Not dead yet! Four new print ventures entering the publishing scene

Mediaweek speaks to the founders and editors of the ventures

Mark Mordue and Jonathan Samway

In an age where declining print readership is the headline for much reportage on the industry, the last month and a half has brought the industry some good news. Four publishers have tried something new.

A paper for inner Sydney

Publisher Jonathan Samway will be accomplishing his childhood dream with the launch of a new monthly community newspaper Neighbourhood on 11 May 2017.

The masthead is being backed by Samway’s creative company Moth Projects. Neighbourhood will be hand-delivered to homes in the inner east, inner west and inner city of Sydney. This geographical area covers about 12 suburbs that include Newtown, Annandale, Glebe, Potts Point and Bondi.

“When people say there is a decline of news print at the moment, that is because the bigger publications are literally so broad and their distribution is so wide that they want to appeal to all audiences,” Samway said. “An appeal to a much smaller group is where publishing, particularly paper, is going to find its audience.”

Edited by Mark Mordue, Neighbourhood will be a 20-page newspaper with a circulation of about 75,000 copies.

“The clients and corporates that we are engaging with are looking for a niche publication. Obviously, our audience is not for all advertisers but at the same time there is an appeal in targeting a population of 300,000-400,000 living in the inner city,” Samway said.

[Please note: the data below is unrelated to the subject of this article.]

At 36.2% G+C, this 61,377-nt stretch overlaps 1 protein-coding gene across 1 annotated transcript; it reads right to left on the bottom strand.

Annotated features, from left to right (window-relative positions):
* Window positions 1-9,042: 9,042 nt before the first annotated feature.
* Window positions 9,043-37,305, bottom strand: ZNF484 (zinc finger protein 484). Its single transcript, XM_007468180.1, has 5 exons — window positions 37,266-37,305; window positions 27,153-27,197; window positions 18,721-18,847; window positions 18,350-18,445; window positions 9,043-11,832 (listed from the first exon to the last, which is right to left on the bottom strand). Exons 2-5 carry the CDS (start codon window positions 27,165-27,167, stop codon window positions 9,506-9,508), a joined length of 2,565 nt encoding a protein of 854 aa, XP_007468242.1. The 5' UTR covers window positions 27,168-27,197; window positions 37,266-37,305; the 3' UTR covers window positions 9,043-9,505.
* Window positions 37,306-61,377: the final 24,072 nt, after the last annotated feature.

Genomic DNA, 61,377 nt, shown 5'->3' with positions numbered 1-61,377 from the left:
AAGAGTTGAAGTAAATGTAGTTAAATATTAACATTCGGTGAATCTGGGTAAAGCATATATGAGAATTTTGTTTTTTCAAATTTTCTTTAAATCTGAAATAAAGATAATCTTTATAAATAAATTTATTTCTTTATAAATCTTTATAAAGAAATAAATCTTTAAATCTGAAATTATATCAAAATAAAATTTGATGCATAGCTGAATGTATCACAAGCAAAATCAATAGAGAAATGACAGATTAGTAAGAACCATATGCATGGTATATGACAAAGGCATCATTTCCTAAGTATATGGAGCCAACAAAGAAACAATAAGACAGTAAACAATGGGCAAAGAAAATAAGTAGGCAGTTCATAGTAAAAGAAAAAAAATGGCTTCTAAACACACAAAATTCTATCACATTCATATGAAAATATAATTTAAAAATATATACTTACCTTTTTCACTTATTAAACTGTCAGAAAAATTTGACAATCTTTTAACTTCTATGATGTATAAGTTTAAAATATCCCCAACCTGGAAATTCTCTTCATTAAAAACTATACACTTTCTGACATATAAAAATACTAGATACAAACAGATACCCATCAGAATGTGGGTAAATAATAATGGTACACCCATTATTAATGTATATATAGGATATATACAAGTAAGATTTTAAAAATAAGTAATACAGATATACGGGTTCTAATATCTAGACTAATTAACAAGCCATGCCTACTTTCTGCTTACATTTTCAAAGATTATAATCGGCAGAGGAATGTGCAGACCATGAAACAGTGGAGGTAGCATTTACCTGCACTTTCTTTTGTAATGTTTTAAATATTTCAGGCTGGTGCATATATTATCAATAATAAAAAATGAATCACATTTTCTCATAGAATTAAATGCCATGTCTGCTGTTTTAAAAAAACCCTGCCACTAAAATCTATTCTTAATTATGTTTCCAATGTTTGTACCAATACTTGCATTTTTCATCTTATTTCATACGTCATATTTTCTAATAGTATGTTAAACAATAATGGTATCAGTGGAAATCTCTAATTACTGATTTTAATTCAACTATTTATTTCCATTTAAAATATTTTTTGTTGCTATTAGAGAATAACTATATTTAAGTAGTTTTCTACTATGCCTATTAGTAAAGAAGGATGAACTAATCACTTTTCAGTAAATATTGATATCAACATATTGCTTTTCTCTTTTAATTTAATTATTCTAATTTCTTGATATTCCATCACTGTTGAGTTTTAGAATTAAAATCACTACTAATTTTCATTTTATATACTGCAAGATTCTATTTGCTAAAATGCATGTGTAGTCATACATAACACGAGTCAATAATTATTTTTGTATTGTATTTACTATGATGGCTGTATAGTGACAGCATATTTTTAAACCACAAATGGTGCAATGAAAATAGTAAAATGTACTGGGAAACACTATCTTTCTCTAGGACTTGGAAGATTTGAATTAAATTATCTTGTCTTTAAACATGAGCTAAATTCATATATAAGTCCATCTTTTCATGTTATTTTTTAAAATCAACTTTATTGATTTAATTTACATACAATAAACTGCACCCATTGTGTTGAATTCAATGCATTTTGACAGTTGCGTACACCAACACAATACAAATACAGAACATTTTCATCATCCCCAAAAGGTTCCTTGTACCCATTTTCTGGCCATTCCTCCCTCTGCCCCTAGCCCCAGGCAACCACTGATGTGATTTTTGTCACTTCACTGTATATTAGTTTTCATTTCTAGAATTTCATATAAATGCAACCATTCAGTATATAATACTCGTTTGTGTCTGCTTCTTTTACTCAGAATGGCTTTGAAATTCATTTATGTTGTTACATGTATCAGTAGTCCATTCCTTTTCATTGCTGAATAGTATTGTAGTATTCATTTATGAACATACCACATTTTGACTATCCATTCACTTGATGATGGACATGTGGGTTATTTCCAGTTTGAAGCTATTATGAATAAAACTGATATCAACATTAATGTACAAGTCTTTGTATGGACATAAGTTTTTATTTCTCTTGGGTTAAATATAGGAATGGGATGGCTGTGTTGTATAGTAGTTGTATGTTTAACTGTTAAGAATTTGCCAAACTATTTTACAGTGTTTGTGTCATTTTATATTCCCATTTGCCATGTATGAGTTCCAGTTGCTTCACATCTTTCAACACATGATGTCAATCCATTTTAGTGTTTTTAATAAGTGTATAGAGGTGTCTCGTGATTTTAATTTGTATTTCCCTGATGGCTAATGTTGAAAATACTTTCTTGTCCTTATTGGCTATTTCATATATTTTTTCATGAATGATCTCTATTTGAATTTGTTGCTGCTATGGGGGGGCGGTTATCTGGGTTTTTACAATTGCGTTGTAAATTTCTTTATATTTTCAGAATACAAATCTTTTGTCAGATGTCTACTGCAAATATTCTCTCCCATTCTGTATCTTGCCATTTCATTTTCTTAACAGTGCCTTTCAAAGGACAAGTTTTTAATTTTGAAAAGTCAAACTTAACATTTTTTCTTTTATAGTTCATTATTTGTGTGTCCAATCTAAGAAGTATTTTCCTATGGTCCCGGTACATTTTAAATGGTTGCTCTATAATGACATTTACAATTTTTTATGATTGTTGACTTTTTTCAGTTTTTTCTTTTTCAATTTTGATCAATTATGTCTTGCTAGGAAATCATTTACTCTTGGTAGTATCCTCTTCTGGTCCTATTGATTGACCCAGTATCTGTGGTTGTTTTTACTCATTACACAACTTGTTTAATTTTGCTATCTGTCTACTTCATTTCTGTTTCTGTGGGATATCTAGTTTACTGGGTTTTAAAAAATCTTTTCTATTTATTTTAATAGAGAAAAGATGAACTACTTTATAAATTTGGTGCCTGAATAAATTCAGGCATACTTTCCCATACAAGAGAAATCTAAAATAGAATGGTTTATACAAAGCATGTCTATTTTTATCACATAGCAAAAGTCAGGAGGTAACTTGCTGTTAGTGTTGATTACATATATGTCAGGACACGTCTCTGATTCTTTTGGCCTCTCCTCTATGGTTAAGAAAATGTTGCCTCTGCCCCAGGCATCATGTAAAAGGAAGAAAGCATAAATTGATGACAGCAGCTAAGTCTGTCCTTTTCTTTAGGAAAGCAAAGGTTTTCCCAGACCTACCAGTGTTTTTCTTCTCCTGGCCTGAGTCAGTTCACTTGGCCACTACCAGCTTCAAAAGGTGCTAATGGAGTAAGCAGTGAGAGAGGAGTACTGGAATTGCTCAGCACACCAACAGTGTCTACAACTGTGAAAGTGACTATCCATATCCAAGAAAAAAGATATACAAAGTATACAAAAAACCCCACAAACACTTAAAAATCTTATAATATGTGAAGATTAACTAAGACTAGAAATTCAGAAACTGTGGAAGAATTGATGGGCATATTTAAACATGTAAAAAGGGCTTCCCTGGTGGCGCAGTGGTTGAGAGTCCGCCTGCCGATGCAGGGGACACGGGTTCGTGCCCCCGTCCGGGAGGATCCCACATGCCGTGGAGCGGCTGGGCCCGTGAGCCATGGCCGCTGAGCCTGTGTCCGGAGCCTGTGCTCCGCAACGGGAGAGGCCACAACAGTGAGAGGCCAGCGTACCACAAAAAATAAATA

The people living in the area where the monthly newspaper will be circulated are among the toughest to engage, Samway said. “If it’s heavily populated with advertising, it will be pushed away. We have taken the idea that a lot of the papers in the past have about 75% advertising to 25% editorial. We have inverted that. We are sticking with the model of 80% editorial and 20% advertising.”

The approach to advertising will also be different in Neighbourhood, compared to other local newspapers, which are largely published by News Corp. Samway and team will be looking for long-term partnerships, rather than selling ad pages on a per-issue basis.

“It’s not going to be filled with classifieds like a lot of local papers have done,” Samway said.

The monthly newspaper, he said, will look at international news with a local perspective. Many articles will have an essay-like approach to them.

The paper will also have a digital presence at and a podcast series.

“If the story is of great interest then we have the capability of not only putting an 800- or a 1,000-word story in a paper, but we can also extend it onto the online site,” Samway said.

Yours takes a look back at old Hollywood

Bauer Media’s fortnightly title Yours followed in the footsteps of its UK counterpart last month by producing a spinoff magazine. The first edition of Yours Retro has been produced to test the market, editor Lisa Sinclair told Mediaweek

“They started it [Yours Retro UK] a few years ago and it has steadily built for them. So we decided that we’d give it a go here,” Sinclair said. “We had some content ready to use, which was fantastic. Then we adapted it to the Aussie market and put some Australian content in as well.”

The British edition of Yours Retro comes out four times a year. That is something that Sinclair would like to aim for with the spinoff magazine in Australia. However, this depends on the sales of the first edition.

“The sales are going well and the response has been amazing, so I think we will do another issue later this year,” Sinclair said. However, she was careful to clarify that the team hasn’t confirmed the frequency of Yours Retro in Australia yet.

The first 80-page issue of the title features American actress turned Princess of Monaco, Grace Kelly, on the cover. The whole issue has only one advertiser featured on its pages.

“Down the track if we are able to bump up the advertising, that’s always welcome,” Sinclair said.

A magazine for women in pop